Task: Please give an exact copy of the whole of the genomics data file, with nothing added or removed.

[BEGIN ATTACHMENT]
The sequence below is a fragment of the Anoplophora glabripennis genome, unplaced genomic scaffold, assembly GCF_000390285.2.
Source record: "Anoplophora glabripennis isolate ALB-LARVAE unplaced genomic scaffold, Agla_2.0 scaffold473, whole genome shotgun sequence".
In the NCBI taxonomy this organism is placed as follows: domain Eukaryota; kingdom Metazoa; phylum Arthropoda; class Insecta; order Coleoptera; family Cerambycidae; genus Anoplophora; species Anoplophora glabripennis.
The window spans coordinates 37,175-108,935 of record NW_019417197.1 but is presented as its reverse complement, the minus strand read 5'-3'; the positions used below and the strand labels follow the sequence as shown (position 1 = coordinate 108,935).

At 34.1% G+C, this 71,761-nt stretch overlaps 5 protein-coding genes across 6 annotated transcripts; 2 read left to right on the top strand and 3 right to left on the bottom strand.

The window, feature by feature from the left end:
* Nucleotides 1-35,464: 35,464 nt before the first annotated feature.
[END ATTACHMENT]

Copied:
The sequence below is a fragment of the Anoplophora glabripennis genome, unplaced genomic scaffold, assembly GCF_000390285.2.
Source record: "Anoplophora glabripennis isolate ALB-LARVAE unplaced genomic scaffold, Agla_2.0 scaffold473, whole genome shotgun sequence".
In the NCBI taxonomy this organism is placed as follows: domain Eukaryota; kingdom Metazoa; phylum Arthropoda; class Insecta; order Coleoptera; family Cerambycidae; genus Anoplophora; species Anoplophora glabripennis.
The window spans coordinates 37,175-108,935 of record NW_019417197.1 but is presented as its reverse complement, the minus strand read 5'-3'; the positions used below and the strand labels follow the sequence as shown (position 1 = coordinate 108,935).

At 34.1% G+C, this 71,761-nt stretch overlaps 5 protein-coding genes across 6 annotated transcripts; 2 read left to right on the top strand and 3 right to left on the bottom strand.

The window, feature by feature from the left end:
* Nucleotides 1-35,464: 35,464 nt before the first annotated feature.